Building a house for some rather wealthy people. While they “rough it” in their $1.5M barn waiting for us to finish. The horses they own have their individual quarters being completely cleaned around the clock. There is fresh new hay brought in by the truckload which is then sorted through in front of a fan where the dirt is blown out leaving only clean hay. The floors in each stall are constantly being covered with a bed of imported wood chips/shavings from somewhere in Northern California (we’re in central TX). The chips and hay are brought in by the truckload every week. Each horse is fed a Snickers Bar before bed. They live in a climate controlled area of the “barn” where they are fed filtered water. Hot water during the winter and ice water in the summer. None of these horses are pure-bred or rare/special other than the fact that they were chosen. One day while working we saw one of the barn workers hauling ass through the field so naturally we waited and watched to see what he was doing. He was running to our portopotty. We didn’t think much of it at first. Then we got a phonecall. “Have you guys seen one of the mexicans over there? He asked to use the bathroom and has been gone gone for 7 minites when he’s only allotted a five minute break.” She then proceeded to ask if we’d find him and send him back before he goes pilfering through the construction supplies and tools. These people made a ~45 yr old grown ass man, with kids and shit, haul ass across a field, about 300 yards, in the dead of summer in TX to take a shit…while they timed him. This lady once asked some hispanic concrete workers to move from under the shade of her giant oak tree because they may kill the root system with their boots. When we told her they were just eating luch and that it was hot her reasoning was that “mexicans don’t feel heat anyways”. Money makes people weird. I could go on for hours.

Well, you get the idea. There are plenty of other stories—about neighbors, roommates, and so on. The ones I’ve chosen (and there are many more) are all from or about people who have worked for the tiny group at the top.

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Apparently, it’s big news that California Governor Jerry Brown [ht: sm] just signed a bill that, for the first time, means farmworkers in that state will be entitled to the same overtime pay as most other hourly workers

But this is the United States. So, the law only takes effect beginning in 2019. And it will lower the current 10-hour-day threshold for overtime by half an hour each year until it reaches the standard eight-hour day by 2022. (It will also phase in a 40-hour standard workweek for the first time.) And the governor will be able to suspend any part of the process for a year depending on economic conditions.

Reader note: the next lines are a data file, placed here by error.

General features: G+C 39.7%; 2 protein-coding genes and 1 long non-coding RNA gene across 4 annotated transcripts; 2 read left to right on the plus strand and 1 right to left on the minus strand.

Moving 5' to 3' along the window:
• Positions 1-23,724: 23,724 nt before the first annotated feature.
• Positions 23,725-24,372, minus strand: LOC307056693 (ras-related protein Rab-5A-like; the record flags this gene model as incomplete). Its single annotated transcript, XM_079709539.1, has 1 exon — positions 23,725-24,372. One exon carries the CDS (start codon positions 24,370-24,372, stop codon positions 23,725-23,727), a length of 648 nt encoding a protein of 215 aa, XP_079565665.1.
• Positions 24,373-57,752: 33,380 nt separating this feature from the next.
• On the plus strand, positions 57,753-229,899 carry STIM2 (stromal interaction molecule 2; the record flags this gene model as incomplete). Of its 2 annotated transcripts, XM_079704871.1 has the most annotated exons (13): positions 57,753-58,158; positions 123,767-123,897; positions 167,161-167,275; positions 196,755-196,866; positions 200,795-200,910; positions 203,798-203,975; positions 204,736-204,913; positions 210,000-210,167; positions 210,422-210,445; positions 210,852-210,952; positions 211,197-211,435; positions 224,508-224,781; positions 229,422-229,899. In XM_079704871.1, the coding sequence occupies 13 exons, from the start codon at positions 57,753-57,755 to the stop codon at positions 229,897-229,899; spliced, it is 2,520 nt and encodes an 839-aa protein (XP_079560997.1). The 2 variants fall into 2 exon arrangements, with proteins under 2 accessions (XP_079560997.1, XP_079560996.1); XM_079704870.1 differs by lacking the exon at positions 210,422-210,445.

But, still, it’s a vast improvement over what exists now—in California and across the United States.

In California, employers currently must pay time-and-a half to farmworkers after 10 hours in a day or 60 hours in a week. That only happened beginning in 1976, since before that (dating back to 1941), the California Legislature exempted farmworkers from earning any overtime pay.

And U.S. federal law is even worse. The federal Fair Labor Standards Act of 1938, which established minimum wage and overtime standards, excluded all agricultural workers, the majority of whom at the time were African American.

Even now, the amended Fair Labor Standards Act, which states that all workers (including farmworkers, except those employed on “small farms”) need to paid at least the federal minimum wage, still exempts farmworkers from the overtime pay requirements that apply to all other hourly workers.

Ah, what a country!

“This is education,” U.S.-style [ht: sm]—privately run, publicly funded, and irregularly regulated. . .

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It took two and a half years but, on the basis of yesterday’s ruling by the National Labor Relations Board (pdf), research and teaching assistants at Columbia University now have the right to form a union (as GWC-UAW Local 2110).

It comes as no surprise that Columbia’s administration opposed the ruling:

The university said in a statement Tuesday that it’s reviewing the ruling, but that it “disagrees with this outcome because we believe the academic relationship students have with faculty members and departments as part of their studies is not the same as between employer and employee.”